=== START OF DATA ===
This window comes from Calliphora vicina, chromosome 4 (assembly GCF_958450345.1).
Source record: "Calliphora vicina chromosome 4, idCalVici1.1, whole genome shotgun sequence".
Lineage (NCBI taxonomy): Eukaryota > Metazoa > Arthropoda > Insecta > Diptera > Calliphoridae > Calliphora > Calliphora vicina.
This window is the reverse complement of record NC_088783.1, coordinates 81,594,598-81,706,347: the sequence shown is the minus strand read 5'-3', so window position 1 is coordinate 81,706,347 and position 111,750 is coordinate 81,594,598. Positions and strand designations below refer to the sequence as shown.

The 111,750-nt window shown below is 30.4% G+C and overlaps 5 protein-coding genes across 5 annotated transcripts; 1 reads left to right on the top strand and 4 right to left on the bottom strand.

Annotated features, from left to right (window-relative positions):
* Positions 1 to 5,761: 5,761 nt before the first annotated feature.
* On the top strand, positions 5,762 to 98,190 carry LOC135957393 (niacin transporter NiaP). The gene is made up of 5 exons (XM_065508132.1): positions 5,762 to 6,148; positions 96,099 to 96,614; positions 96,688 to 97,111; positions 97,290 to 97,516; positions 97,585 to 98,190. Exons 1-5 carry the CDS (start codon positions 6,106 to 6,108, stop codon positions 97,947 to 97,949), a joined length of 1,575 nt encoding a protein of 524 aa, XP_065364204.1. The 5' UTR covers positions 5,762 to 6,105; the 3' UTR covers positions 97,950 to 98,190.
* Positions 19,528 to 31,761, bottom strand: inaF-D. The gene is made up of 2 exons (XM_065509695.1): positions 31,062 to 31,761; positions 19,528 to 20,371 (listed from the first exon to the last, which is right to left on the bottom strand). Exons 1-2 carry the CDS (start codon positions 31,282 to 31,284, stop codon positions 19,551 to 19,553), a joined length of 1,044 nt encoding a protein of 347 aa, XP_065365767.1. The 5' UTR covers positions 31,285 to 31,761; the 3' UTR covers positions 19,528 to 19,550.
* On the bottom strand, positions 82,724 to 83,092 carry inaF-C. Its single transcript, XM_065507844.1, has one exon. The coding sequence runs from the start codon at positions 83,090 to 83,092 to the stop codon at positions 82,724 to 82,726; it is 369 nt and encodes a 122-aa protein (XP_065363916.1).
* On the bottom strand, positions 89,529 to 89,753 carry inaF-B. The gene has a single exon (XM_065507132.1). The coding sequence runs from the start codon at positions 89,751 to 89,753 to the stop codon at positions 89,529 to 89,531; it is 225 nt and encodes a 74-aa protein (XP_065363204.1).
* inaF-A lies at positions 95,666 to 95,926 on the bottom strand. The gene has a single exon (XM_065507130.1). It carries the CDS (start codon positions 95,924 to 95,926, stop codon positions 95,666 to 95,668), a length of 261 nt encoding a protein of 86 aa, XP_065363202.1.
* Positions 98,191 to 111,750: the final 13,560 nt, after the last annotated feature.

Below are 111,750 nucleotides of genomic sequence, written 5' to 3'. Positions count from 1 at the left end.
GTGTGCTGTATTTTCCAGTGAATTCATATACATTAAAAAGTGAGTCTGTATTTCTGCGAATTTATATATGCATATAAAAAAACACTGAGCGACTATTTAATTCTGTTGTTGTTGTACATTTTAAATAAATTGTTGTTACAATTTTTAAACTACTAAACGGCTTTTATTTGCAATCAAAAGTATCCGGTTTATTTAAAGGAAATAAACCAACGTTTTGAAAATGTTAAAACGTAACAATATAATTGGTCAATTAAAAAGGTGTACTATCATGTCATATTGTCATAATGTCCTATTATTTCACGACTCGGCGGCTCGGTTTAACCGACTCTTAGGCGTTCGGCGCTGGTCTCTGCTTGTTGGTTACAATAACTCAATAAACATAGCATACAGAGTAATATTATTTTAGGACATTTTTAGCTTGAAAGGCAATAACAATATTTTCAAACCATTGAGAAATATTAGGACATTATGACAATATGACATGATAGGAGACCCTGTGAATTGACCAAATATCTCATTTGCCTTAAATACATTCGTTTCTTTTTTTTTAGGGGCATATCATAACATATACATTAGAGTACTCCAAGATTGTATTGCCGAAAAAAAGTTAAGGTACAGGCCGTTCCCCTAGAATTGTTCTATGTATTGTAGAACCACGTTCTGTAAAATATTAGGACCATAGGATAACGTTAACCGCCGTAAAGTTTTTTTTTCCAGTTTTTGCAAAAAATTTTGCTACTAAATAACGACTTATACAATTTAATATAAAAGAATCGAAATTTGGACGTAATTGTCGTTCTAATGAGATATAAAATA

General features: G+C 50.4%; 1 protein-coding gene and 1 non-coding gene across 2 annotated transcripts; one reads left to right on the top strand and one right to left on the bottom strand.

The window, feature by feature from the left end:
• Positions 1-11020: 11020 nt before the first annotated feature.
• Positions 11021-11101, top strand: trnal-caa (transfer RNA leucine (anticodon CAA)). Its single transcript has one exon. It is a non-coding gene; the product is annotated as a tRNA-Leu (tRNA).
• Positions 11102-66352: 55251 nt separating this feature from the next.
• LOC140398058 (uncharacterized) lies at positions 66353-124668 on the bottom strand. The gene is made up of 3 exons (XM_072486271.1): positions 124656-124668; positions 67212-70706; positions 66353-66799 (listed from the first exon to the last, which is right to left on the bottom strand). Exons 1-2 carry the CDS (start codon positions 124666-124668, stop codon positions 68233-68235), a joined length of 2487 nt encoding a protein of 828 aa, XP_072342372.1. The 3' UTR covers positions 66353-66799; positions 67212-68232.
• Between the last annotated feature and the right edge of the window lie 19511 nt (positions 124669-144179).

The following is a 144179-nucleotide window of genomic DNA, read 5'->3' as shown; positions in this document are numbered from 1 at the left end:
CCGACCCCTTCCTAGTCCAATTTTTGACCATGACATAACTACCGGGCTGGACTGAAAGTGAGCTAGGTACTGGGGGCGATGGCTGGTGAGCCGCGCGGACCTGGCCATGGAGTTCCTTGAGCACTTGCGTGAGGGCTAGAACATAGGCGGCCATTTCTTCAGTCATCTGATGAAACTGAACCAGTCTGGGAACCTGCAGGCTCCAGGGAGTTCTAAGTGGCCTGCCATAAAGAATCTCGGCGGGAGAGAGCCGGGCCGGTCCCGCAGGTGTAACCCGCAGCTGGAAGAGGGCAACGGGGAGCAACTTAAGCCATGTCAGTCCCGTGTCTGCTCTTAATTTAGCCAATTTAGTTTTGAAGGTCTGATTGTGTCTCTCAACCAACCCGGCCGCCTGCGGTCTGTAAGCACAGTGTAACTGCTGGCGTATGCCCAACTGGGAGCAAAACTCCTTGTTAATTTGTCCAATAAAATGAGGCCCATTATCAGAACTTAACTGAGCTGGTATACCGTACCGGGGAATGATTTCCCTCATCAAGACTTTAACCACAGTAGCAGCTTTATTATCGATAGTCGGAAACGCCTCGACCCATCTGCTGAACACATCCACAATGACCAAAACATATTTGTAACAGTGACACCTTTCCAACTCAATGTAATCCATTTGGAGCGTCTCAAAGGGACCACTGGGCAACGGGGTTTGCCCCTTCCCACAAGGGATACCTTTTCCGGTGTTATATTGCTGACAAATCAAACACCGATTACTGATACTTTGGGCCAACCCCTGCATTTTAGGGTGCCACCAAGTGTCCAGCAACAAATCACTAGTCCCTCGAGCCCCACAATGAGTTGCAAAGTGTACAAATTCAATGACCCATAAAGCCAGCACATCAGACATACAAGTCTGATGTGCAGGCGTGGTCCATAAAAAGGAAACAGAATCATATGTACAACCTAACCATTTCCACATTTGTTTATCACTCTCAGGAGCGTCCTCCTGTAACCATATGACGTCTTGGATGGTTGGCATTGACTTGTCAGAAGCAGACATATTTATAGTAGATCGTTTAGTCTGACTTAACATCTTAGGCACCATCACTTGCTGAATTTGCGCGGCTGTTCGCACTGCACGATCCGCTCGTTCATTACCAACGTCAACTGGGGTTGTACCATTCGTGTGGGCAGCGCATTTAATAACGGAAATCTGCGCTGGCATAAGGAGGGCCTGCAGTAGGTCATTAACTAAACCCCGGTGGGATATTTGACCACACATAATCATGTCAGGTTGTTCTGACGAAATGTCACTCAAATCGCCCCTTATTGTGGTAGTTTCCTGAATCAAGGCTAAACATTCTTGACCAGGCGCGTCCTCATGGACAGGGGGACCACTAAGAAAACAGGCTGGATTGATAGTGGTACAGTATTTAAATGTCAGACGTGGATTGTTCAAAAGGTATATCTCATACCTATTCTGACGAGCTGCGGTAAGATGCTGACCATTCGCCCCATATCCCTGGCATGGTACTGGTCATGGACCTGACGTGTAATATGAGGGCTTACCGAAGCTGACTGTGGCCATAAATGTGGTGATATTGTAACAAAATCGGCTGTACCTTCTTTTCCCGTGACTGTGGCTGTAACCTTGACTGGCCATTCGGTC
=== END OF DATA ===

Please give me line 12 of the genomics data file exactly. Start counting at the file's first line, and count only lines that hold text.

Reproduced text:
* inaF-A lies at positions 95,666 to 95,926 on the bottom strand. The gene has a single exon (XM_065507130.1). It carries the CDS (start codon positions 95,924 to 95,926, stop codon positions 95,666 to 95,668), a length of 261 nt encoding a protein of 86 aa, XP_065363202.1.